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By 5 December 2011 | Categories: news

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South African companies are showing greater receptivity than before to moving at least some of their business activities to the cloud. This according to Frank Rizzo, managing partner: IT advisory at KPMG Services.

Rizzo reported that, with the rapid adoption of smartphones and tablet devices in South Africa, the company was witnessing consumers driving demand for cloud computing.

“One only needs to look at how people are uploading their family photographs and holiday videos to sites such as Facebook, Flickr, YouTube, and Zoopy to see the cloud in action in this South Africa,” he added.
 
Rizzo believes that the cloud is moving beyond IT and is widely starting to impact on business operations. While this has the potential to deliver significant cost savings, more intriguing benefits exist, such as the ways in which the cloud may lead to fundamental innovations and process breakthroughs.
 
“The cellphone is a powerful business tool not only in South Africa but in the rest of Africa. Entrepreneurs are driving their businesses through their phones whether it is with voice, text, or social media. Mobile data also plays an integral part in this. These mobile entrepreneurs are leveraging off the power of the internet for research on best practice, marketing their business, and interacting with potential clients from around the world,” continued Rizzo.

Connectivity is key
 
However, he points out that for a cloud model to work effectively, connectivity issues in South Africa need to be resolved, explaining that businesses require stable and resilient bandwidth. To this end, cloud service providers still need to be assessed on integrity, reputation, and trust just like any other service provider.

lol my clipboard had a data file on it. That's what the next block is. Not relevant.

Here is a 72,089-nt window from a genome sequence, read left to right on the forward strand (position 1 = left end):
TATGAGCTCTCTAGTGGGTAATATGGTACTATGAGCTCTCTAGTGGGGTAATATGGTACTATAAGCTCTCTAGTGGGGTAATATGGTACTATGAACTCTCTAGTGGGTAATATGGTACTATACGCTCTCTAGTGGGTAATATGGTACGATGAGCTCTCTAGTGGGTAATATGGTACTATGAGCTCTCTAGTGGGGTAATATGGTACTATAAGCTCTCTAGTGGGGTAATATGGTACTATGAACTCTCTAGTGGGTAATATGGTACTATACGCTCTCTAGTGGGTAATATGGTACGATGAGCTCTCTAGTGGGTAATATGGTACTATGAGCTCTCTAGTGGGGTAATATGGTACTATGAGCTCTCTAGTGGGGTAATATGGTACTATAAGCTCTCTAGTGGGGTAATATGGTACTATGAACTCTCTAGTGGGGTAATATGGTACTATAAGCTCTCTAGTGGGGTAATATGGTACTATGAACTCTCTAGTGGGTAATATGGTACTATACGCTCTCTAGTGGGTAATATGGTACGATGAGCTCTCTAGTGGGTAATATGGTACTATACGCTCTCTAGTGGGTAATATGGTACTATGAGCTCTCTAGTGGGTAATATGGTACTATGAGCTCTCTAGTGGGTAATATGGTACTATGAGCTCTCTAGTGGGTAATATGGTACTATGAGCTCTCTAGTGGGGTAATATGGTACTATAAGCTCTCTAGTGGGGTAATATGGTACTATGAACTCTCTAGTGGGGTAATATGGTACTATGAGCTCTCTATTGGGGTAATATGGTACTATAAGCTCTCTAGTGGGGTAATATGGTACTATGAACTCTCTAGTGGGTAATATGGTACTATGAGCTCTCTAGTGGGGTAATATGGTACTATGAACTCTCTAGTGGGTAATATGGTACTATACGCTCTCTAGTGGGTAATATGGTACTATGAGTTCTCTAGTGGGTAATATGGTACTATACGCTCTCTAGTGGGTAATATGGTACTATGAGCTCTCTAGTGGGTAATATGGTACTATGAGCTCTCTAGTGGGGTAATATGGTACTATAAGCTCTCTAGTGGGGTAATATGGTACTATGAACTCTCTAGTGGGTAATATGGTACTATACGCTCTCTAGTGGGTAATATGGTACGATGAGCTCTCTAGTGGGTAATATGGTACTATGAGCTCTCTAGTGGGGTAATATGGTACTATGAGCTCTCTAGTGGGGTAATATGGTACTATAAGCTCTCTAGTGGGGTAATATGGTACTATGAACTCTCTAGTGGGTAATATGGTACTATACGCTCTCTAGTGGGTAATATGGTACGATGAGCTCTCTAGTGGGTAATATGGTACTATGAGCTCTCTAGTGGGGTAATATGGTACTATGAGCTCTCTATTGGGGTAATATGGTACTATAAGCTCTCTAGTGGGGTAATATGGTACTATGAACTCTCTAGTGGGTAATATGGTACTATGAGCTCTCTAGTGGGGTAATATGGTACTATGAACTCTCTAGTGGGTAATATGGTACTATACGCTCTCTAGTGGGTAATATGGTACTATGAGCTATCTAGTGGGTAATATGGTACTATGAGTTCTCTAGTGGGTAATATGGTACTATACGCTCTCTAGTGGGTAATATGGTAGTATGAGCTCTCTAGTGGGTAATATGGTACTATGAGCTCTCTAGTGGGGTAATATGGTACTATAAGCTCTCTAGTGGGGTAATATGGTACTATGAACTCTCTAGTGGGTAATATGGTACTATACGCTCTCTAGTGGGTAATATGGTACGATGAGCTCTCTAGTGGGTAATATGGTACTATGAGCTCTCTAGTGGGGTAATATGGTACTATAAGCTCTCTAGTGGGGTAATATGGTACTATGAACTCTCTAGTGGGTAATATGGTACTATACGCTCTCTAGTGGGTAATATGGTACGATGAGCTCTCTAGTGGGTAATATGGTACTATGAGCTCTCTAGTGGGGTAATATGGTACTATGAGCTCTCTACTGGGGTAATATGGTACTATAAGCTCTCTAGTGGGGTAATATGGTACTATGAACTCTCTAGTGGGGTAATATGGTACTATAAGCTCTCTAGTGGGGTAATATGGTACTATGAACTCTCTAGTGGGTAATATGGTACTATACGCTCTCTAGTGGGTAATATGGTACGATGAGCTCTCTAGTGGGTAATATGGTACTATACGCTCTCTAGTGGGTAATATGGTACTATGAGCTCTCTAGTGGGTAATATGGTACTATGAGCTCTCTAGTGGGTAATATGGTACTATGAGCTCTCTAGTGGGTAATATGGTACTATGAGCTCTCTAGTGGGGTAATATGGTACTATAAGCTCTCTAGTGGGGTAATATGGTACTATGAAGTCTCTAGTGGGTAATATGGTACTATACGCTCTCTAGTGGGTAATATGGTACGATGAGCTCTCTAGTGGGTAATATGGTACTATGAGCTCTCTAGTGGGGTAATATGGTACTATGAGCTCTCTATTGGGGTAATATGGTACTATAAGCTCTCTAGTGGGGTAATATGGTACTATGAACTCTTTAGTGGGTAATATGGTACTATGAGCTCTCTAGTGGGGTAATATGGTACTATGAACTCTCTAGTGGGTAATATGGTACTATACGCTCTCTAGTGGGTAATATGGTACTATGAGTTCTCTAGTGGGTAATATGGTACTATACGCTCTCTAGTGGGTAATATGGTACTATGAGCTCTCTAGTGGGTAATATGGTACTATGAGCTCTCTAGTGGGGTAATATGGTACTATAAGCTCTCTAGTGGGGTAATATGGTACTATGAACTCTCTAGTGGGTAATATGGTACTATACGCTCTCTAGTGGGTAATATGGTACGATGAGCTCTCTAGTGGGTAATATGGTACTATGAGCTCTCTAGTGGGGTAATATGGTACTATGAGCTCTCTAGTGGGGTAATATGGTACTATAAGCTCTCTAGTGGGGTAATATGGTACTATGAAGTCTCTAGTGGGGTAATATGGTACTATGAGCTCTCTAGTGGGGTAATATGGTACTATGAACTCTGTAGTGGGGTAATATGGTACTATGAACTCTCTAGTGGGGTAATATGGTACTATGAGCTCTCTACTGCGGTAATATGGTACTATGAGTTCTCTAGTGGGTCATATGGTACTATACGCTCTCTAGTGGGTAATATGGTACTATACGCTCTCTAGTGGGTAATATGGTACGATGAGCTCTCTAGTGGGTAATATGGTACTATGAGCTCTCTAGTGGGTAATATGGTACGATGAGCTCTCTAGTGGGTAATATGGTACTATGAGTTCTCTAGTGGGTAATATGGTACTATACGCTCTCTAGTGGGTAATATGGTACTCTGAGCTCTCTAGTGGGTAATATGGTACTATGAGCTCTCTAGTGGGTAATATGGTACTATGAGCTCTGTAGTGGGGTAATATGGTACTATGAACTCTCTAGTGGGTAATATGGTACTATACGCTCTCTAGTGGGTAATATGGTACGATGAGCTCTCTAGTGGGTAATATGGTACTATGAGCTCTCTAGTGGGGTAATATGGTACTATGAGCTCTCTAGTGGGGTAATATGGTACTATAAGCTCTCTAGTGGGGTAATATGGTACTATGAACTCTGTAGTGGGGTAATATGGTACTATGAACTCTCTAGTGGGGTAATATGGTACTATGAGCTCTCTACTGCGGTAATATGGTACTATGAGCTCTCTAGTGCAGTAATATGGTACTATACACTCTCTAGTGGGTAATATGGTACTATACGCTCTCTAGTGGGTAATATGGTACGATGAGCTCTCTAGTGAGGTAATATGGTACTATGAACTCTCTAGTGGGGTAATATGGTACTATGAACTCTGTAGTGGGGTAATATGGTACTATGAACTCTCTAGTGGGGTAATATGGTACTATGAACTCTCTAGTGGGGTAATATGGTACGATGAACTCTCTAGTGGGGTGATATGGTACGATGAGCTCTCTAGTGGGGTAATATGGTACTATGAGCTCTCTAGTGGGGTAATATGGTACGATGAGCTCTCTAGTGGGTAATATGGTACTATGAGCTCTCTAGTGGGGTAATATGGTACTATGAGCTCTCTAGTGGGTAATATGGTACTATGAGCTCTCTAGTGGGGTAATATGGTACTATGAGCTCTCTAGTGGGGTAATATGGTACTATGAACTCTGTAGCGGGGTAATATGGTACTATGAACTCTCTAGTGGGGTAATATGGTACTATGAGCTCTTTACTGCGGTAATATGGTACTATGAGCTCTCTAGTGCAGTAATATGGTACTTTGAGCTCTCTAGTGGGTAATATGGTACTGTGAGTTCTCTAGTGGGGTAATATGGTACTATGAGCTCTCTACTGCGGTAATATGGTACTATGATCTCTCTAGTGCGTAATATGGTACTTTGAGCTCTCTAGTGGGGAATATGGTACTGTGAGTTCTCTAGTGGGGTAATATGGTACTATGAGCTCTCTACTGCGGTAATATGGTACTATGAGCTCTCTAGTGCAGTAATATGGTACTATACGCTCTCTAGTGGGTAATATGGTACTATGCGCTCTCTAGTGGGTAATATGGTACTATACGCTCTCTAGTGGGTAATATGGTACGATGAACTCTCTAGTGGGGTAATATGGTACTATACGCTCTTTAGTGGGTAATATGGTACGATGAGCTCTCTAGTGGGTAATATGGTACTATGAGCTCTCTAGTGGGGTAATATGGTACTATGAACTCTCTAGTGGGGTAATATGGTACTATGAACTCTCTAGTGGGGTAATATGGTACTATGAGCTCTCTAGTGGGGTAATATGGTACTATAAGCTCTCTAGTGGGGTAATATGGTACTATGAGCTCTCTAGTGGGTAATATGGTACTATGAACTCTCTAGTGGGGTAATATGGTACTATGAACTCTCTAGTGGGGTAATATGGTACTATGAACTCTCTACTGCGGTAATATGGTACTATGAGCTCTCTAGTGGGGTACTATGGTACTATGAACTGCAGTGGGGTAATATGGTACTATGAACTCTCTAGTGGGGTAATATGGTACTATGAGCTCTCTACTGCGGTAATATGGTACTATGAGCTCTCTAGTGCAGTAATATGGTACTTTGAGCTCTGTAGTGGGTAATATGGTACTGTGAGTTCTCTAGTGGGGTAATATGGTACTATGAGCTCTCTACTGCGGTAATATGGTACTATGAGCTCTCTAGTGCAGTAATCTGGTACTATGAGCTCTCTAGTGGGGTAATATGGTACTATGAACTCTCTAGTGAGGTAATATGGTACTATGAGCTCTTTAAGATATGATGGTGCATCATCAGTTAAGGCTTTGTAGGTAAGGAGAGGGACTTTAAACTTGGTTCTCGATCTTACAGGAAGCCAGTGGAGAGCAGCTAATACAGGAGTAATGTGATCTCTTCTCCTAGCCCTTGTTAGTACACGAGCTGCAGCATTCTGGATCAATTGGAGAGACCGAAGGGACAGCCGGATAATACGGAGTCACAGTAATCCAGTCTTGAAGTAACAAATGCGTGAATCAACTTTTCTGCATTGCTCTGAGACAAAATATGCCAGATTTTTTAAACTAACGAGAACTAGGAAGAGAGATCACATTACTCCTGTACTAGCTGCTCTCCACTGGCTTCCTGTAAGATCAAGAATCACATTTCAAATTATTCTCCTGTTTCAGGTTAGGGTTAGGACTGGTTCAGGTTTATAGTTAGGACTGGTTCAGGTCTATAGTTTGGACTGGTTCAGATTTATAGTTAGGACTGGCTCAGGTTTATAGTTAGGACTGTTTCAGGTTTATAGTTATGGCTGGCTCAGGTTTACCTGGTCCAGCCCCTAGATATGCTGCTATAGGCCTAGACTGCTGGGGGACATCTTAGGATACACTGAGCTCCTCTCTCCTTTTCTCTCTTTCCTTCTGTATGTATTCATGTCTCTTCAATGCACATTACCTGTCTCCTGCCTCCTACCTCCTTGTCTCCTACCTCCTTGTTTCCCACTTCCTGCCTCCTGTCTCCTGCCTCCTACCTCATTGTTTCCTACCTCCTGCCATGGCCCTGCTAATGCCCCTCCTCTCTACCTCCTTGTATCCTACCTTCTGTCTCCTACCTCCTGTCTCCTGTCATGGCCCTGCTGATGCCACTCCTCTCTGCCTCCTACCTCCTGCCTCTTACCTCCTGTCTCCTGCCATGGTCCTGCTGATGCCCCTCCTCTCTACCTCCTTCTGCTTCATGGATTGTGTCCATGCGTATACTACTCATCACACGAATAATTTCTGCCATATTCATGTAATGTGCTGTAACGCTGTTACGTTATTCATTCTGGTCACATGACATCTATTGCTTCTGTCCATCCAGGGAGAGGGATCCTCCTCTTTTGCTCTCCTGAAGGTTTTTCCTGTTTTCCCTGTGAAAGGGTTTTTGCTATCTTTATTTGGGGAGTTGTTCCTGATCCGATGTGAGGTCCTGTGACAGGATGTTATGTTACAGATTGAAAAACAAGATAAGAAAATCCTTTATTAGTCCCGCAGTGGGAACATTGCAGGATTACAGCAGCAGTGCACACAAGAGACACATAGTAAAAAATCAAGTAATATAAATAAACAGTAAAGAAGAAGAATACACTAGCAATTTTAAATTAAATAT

Rizzo elaborated that in the country’s favour, a vast amount of bandwidth is coming into Africa thanks to undersea cables, while cellphone networks boasted some of the best telecommunications operators in the world with regards to high speed mobile networks and penetration.
 
Additionally, African companies would not need to build data centres or go the traditional IT implementation route. Instead, they could outsource to other markets and focus on their core business.
 
“Nothing stops South Africa from becoming the cloud computing hub for the rest of Africa. We can outsource to other markets and be the central point for this new landscape. Government therefore has an important role to play in driving this potential employment boom. We need those visionaries in government and their partners to start running with this,” he continued.
 
Security essentials
 
Beyond connectivity, the issue of security remained at the forefront, with many IT executives citing security as the most important challenge when it came to the adoption of cloud services.
 
“South Africans are more aware of security issues than many other markets. This applies to both the physical world and that of the digital one. It comes down to cloud service providers needing to assure their clients that the necessary security is in place,” stated Rizzo.

Business case
 
Additionally, Rizzo pointed out that the move to the cloud was not a technology issue but a business one, with the chief executive officer and chief financial officer becoming more actively involved in the decision-making process due to the potential business benefits of migrating to the cloud.
 
He also urged businesses to focus on the business value and potential of cloud over its technical capabilities or merits.
 
“One thing is certain – 2012 will see a shift in the way companies approach cloud computing thanks to the consumer growth in the market over the past 18 months,” concluded Rizzo.

As proof of the variety of interest being taken by numerous businesses in the cloud already, one only need to look at recent news, with Microsoft launching its Microsoft Office 365 cloud trial in South African, Internet Solutions implementing its cloud desktop solution, while Adobe announced the Creative Cloud.

  

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